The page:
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ARS Home » Southeast Area » Baton Rouge, Louisiana » Honey Bee Lab » Research » Research Project #434599

Research Project: Identifying Genomic Regulatory Variants Associated with Resistance Traits in Honey Bee

Location: Honey Bee Breeding, Genetics, and Physiology Research

Project Number: 6050-21000-015-11-R
Project Type: Reimbursable Cooperative Agreement

Start Date: Apr 1, 2018
End Date: Mar 31, 2022

Objective:
The long-term goal of this project is to translate genomic information to tools that can be used in sustaining honey bee health. The overall objective of this application, which is the next step to attaining our long-term goal, is to develop genetic markers for widespread application in honey bee breeding by identifying the genetic regulatory variants that control Varroa Sensitive Hygiene (VSH). The rationale that underlies the proposed project is that traditional Genome-Wide Association Studies (GWAS) alone cannot identify variants that will be useful across diverse honey bee populations; however, the set of variants that directly regulate VSH behavior through molecular mechanisms is expected to be conserved across populations. We will accomplish the overall objective of this application by pursuing the following goals: Goal 1: Identify genomic regulatory variants associated with VSH and validate those variants in diverse populations. Goal 2: Develop data mining resources to accelerate genomics research in honey bee health, including research to develop genetic markers for resistance traits.

Approach:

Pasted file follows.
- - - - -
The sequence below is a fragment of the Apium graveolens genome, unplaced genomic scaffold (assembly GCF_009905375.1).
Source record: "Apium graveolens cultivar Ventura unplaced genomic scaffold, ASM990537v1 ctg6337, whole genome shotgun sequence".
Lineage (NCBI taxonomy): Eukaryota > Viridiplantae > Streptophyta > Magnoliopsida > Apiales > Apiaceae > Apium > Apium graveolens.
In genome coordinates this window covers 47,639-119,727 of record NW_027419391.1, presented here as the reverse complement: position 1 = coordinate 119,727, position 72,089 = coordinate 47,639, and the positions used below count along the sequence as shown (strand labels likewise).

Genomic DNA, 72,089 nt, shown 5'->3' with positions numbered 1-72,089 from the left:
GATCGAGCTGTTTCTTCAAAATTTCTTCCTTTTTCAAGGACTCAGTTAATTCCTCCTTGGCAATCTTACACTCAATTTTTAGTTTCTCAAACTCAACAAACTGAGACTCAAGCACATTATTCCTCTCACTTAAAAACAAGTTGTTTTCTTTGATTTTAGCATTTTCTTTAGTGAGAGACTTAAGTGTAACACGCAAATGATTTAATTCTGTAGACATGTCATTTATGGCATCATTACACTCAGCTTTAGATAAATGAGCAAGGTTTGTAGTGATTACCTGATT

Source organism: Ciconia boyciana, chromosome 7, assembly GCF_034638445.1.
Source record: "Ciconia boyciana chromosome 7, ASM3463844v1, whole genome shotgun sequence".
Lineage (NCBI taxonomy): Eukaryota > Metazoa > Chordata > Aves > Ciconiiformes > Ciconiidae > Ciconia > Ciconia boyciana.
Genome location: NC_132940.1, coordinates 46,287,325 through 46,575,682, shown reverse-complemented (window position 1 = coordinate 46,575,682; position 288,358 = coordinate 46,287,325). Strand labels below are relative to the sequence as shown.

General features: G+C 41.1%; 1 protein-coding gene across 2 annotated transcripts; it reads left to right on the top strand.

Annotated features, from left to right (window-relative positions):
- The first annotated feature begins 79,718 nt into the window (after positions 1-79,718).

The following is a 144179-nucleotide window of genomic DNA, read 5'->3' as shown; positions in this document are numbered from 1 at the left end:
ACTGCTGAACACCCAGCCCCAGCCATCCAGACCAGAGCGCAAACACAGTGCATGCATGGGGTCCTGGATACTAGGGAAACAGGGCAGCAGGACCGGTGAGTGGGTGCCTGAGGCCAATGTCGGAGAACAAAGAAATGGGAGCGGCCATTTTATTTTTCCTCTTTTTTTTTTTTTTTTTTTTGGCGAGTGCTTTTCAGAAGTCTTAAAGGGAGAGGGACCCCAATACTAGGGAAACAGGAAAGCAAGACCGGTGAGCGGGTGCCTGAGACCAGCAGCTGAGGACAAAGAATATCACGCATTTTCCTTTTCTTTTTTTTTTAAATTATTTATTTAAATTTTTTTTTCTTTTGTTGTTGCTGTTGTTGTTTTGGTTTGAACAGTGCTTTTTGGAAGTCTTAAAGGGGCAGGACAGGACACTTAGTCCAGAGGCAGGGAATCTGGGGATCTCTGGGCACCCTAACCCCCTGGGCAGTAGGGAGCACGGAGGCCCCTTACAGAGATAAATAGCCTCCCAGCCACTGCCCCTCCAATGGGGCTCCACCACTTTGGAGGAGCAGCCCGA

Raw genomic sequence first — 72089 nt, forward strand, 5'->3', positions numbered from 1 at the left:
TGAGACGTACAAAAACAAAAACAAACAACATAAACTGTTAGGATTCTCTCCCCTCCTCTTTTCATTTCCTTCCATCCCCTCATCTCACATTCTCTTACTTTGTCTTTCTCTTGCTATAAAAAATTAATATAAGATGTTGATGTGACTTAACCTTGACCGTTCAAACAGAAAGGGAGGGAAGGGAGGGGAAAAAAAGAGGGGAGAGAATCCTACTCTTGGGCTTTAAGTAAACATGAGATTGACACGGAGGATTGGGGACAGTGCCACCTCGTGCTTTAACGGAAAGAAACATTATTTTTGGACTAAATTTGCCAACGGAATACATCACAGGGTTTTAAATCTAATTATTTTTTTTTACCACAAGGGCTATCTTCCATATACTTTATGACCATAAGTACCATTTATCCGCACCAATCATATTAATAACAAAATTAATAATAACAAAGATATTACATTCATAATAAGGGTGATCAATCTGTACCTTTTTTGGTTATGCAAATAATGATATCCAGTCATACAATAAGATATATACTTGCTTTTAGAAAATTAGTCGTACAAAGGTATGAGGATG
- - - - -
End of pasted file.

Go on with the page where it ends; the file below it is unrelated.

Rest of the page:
Genome-Wide Association Studies (GWAS) will be performed to identify single nucleotide polymorphisms (SNPs) associated with varroa sensitive hygiene (VSH) and expression quantitative trait loci (eQTL) analysis to identify SNPs associated with gene expression in the brain and antennae. Combining the power of high coverage whole-genome sequencing (WGS) and eQTL analysis is more likely than previous honey bee mapping efforts to identify regulatory variants that have a high likelihood of being conserved across populations. Sets of 6 single patriline colonies will be established that maximize diversity in the VSH phenotype, using reciprocal crosses between high and low VSH lines. The high/low and low/high queen × drone colonies allow for possible parent of origin effects. All queens and drones will be selected from diverse breeding lines to maximize genetic divergence. WGS (30X coverage) of the mother queen, father drone and worker bees from each colony will be generated, accompanying ribonucleic acid (RNA)-seq for individual brains and antennae collected from the same worker bees. Variants and genotypes using the WGS data will be called and transcript expression using the RNA-seq data will be computed for input into GWAS and eQTL analysis. Collecting bees performing VSH behavior in the high VSH colonies will increase expression diversity for the eQTL analysis. We will look for eQTL SNPs within the set of SNPs associated with VSH to select a set of 200 SNPs for validation. Selected SNPs will be validated retrospectively by genotyping workers a large set of colonies across three locations, VSH-phenotyped colonies at the HBB-BR, and VSH-phenotyped colonies from two separate cooperator operations in South Carolina and North Dakota. Our approach to create HymenopteraMine2 is to perform SNP and genotyping calling using honey bee genome sequencing data available from new genome sequencing datasets that will be provided by HBB-BR Co-PD, from WGS sequencing performed in specific aim 1 and all available Illumina data from the NCBI. After identifying variants, we will develop HymenopteraMine2 by extending HymenopteraMine, an existing data mining system based on InterMine. We will modify the data model and improve the web application to accommodate flexible searching of the variant data. We will also incorporate existing RNA-seq data downloaded from the Sequence Read Archive (SRA) by computing gene and transcript expression levels. HymenopteraMine2 development will be performed iteratively with feedback from stakeholders. In addition to training scientists at the HBB-BR lab, we will hold webinars following each HymenopteraMine2 release to train a wider group of users. The outcome will be a single data mining resource that combines public honey bee variant data with computed RNA-seq-based expression levels and external sources of gene annotation. In addition to serving as a resource for honey bee genetic diversity HymenopteraMine2 will facilitate integrative approaches such as pathway and GO overrepresentation analysis subsequent to GWAS or gene set enrichment analysis combined with SNP analysis (known as GSEA-SNP) to reveal modest-effect candidate genes.